Tuesday, April 1, 2014


This book actually has a cool concept. Take your average noir detective and make him a mummy. Not just any mummy, though, one who has to keep sacrificing pieces of himself in a spell in order to stay alive. Set him loose on the dark streets, where werewolves and zombies roam, and you have a pretty decent book.

Dick Mummy even has a great inner monologue. It reads like poetry, it really does. He’s also got a magic bug that can track people. He has a quest: to find the Accursed Six, a team of villainous mummies.

All of this has a lot of promise, but sadly the book doesn’t deliver like it should. The main problem is in the execution. As awesome as the inner monologue is, it just destroys the story entirely. Dick Mummy finds a group of werewolves in an alley, along with a young boy who died in the middle of a transition from human to wolf. Dick Mummy tracks down the werewolves and finds zombies instead. Etc. So rest assured, there is a story, but you wouldn’t know it from reading the book.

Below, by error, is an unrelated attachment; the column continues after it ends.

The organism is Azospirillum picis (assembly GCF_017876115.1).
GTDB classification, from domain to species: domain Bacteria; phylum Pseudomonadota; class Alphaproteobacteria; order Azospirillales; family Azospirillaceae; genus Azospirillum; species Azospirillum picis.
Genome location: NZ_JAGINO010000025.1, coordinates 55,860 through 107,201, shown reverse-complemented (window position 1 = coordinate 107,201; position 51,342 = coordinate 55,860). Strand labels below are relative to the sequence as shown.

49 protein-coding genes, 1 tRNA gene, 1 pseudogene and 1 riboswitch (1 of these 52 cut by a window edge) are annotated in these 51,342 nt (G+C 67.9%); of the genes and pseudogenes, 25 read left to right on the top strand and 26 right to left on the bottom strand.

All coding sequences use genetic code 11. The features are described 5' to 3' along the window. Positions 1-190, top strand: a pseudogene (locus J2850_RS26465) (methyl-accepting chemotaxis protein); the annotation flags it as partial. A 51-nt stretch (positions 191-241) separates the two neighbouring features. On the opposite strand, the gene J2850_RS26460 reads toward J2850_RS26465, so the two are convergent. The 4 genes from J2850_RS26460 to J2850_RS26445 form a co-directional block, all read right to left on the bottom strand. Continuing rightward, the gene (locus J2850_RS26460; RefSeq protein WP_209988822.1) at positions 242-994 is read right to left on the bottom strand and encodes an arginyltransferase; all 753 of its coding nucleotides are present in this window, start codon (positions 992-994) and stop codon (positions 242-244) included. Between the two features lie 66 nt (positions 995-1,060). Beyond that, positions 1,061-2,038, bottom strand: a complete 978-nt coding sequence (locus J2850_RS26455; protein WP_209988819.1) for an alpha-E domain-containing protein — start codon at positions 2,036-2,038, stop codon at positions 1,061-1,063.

Every detail of the story that we don’t get from the artwork is given to us through the filter of Dick Mummy. There is no dialogue. There really isn’t any character interaction. For the most part, we’re reading Dick Mummy’s thoughts as he wanders around his city, and when something happens, we’re still lost in his thoughts. Because of this, we’re distanced from the action. A story that should be popping off the pages instead seems bland, the background to a character who is waaaaay too involved with himself. It’s a shame. Writer Peter W. Caton has an interesting idea. If only he knew how to tell it and let actions and characters speak for themselves.

Artist Greg Hiatt is amazing, though. The image of that poor kid, stuck between human and wolf in death, is chilling. The Accursed Six are decadent and vile. The werewolves are formidable and scary. Dick Mummy himself looks pretty cool and awful, what with his rotting face under a classic fedora.

It would seem that this book is a spin-off of another series. It might have been a bit too soon to give him his own title, at least for now. Maybe he’ll fare better in the future. For now, it’s a serviceable book. You’ll enjoy the monologue as a piece on its own. However, as part of a story? It gets in the way too much.

Written by Peter W. Caton
Illustrated by Greg Hiatt
Published by Moon Comics
17 pages


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